Helping the Lorax Speak for the TreesPosted by Elisabeth Jakab on Apr 2012
Ted Wells, a 2007 graduate of Bank Street's Childhood General Education program, teaches 4th grade at the Park School in Brookline, MA, and his students are savoring a heady accomplishment: their petition campaign succeeded in getting an environmental education message onto the website for the hit animated movie, The Lorax.
“This was so empowering for them,” says Wells. “They learned a lot by doing this project. Now they are discussing what their next campaign on behalf of the environment might be.”
Coming to the Rescue
The film is based on the beloved children's book of the same name by Dr. Seuss. Wells’ students loved the book—especially the part where the Lorax “spoke for the trees”—and they believed, as Seuss did, that "Unless someone like you cares a whole awful lot, nothing's going to get better, it's not."
When they heard about the film, the students went to the movie website; to their dismay, they found nothing about the book’s environmental message to save the trees and help the planet.
“We had a class discussion about what we might do,” says Wells, “and chose to start a petition campaign asking Universal Studios to add an environmental message to its website and offering suggestions for how that could be done.”
“Being Role Models for Adults"
The class' petition was posted on the website Change.org. After more than 57,000 people signed the petition, and celebrities began tweeting about it, Universal contacted Wells to say they had updated the website to be more green, but that this was part of their plan, and the class project just accelerated their timing. The students were thrilled as the change and new link were exactly what they had asked for.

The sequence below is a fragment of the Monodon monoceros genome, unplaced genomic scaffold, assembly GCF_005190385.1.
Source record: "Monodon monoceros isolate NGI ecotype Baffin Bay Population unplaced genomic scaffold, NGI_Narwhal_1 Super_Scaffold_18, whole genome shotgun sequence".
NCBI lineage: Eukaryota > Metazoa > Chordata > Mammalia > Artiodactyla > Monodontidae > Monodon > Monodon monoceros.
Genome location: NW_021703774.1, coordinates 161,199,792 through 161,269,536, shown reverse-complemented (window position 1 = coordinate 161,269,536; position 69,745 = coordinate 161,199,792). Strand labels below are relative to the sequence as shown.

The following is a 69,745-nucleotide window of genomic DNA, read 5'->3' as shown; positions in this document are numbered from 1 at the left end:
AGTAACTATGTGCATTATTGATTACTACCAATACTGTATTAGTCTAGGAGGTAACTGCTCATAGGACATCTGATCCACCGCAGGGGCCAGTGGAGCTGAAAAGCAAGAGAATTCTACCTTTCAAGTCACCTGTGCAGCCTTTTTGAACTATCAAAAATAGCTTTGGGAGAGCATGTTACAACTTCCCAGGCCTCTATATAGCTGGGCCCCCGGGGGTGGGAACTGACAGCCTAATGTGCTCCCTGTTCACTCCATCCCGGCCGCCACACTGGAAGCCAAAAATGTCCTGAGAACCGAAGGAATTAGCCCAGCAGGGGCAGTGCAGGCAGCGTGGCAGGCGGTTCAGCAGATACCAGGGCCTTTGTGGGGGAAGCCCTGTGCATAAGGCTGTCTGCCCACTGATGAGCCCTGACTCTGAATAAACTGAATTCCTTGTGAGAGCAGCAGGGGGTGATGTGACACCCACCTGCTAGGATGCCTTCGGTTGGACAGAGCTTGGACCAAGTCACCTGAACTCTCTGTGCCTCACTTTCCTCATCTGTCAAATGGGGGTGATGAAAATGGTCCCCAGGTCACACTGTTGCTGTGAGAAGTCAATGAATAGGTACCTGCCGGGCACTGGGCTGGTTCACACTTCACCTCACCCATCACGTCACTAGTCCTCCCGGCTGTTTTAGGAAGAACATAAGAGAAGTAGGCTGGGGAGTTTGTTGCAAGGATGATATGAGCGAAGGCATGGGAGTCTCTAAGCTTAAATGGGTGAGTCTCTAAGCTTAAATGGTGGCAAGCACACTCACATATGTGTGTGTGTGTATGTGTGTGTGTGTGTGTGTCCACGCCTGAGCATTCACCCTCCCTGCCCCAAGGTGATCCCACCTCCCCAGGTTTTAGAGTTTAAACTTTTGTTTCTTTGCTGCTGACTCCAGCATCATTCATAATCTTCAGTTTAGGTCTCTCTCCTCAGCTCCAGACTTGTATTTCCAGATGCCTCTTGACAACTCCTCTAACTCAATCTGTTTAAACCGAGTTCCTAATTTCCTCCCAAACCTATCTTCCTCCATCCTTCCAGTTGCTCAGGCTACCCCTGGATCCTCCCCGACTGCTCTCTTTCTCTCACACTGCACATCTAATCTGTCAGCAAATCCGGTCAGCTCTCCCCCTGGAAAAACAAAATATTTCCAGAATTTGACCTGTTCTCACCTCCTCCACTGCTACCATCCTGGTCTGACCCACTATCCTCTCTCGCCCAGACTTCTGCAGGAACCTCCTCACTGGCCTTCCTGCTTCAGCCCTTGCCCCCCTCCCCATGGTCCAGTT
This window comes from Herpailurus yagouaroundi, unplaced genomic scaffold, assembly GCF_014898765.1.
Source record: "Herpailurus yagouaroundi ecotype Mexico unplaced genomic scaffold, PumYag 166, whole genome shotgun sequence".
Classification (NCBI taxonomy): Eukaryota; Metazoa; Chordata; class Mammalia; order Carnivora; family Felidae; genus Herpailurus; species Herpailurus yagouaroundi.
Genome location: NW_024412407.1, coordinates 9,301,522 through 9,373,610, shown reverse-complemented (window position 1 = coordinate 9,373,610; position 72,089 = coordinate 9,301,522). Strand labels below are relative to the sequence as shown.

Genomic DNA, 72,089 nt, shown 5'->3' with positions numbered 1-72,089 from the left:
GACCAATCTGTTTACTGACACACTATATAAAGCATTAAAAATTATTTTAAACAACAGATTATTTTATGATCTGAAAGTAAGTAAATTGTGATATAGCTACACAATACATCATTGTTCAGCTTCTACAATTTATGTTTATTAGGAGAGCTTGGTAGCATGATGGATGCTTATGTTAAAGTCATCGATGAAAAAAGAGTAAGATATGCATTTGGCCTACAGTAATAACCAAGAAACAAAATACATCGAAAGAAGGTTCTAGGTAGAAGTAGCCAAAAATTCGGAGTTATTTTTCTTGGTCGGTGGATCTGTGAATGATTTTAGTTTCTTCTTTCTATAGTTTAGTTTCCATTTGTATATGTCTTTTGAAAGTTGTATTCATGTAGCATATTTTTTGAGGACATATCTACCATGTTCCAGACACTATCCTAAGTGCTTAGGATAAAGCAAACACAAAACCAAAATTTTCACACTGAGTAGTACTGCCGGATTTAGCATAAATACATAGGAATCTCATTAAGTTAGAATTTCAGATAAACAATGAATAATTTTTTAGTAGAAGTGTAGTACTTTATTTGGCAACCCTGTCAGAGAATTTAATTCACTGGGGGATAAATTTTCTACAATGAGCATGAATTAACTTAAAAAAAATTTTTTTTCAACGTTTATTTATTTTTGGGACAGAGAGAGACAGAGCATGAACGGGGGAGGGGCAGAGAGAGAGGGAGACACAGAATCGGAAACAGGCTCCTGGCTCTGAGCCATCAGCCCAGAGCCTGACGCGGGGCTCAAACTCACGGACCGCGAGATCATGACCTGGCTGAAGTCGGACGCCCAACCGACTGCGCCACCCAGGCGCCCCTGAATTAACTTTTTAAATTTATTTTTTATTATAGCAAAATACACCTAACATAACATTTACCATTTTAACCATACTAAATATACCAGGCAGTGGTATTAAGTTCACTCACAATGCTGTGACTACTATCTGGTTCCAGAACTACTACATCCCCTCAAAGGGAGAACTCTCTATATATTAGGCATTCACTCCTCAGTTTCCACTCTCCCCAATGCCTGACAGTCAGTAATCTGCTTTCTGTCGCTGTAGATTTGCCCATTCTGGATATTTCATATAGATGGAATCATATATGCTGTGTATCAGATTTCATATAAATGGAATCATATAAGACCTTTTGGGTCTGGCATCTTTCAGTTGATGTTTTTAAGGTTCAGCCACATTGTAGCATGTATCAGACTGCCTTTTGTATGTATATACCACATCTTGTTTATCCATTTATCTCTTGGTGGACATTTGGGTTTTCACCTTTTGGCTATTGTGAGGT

The studio gave them 170 tickets to an advance showing of the film, and their campaign was featured on ABC World News and cited by New York Times columnist, Nicholas Kristof. Said one of the students,
Some adults say they’re role models for kids, but I think we’re being role models for adults.
… and Other Environmental Efforts
Environmental service learning is not a new phenomenon at the Park School. Says Wells: “The third graders do the recycling of bottles and cans, while the fourth graders concentrate on paper waste.” There’s a Friday morning Garden Club for 1st to 5th graders as well as an Upper School Green Club.
Some years ago, Wells began the Catalog Canceling Challenge, a program in which kids call 1-800 numbers to cancel unwanted sales catalogs. NBC’s Today Show did a segment on their efforts, during which Wells and his students asked others to join the cause. Since then, more than 9,100 children in 23 states have canceled over 72,000 catalogs, helping to save trees, water, energy, and the climate. In fact, they recently saved their 1,000th tree!
“Kids Can be More Green”
Wells himself grew up in an environmentally concerned family, going all the way back to his great grandparents. However, says Wells, “It was at Bank Street that I learned the benefits of engaging kids in solving problems, and how to help them create their own understanding. Promoting good ‘citizenship’ is a hugely important and a shared part of what we teachers do. We hope for children to become caring, connected, and understanding citizens. Environmental education fits perfectly with this work. When taken seriously, this has the potential to revitalize our teaching and help our world at the same time.”
Or, as one student said, "sometimes kids can be more green."